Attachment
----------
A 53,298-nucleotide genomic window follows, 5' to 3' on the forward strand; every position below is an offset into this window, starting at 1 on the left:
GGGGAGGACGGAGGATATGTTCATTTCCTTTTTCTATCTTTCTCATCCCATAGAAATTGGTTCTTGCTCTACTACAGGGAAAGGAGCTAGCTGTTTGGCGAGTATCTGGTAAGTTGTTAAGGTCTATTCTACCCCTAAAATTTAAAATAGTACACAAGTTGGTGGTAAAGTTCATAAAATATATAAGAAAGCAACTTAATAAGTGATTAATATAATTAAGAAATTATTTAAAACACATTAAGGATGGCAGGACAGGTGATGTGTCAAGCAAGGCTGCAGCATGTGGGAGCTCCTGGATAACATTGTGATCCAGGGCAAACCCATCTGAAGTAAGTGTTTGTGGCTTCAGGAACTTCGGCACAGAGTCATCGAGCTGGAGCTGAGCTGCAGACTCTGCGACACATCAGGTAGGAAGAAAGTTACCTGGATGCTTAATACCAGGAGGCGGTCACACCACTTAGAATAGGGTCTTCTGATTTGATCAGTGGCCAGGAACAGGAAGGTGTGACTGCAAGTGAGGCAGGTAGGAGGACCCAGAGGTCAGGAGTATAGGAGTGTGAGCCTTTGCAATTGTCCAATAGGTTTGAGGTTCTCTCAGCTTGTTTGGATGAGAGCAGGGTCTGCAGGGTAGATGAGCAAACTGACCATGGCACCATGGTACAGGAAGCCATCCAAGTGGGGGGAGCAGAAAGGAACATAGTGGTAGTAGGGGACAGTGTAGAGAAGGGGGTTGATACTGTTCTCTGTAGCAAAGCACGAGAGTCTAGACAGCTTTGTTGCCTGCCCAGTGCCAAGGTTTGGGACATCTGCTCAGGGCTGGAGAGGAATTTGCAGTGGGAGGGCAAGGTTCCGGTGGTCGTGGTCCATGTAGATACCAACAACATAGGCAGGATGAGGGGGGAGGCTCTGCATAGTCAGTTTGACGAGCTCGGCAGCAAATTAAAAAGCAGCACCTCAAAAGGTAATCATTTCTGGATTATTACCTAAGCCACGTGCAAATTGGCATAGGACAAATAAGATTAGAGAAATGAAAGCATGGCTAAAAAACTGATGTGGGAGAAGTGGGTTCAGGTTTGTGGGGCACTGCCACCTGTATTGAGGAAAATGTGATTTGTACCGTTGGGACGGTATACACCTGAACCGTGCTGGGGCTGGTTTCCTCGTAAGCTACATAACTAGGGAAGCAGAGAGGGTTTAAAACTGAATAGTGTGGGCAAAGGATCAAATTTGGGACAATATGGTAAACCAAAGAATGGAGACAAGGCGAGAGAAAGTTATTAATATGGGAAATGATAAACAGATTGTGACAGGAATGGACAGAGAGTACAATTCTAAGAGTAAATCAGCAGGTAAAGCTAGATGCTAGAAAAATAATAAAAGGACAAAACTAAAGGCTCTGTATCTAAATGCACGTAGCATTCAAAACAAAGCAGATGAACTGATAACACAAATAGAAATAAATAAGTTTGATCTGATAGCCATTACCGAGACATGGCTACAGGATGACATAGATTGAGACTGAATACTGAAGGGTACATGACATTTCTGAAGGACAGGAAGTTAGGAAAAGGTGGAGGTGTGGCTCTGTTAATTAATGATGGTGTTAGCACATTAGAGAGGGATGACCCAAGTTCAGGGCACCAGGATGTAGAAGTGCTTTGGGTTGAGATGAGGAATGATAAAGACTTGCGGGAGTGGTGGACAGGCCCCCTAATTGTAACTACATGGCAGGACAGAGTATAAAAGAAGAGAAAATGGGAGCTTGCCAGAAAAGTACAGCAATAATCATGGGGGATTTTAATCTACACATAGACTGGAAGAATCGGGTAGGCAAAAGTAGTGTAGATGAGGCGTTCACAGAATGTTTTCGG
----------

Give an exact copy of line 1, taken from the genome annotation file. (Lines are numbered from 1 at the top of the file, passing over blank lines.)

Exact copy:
A 53,298-nucleotide genomic window follows, 5' to 3' on the forward strand; every position below is an offset into this window, starting at 1 on the left: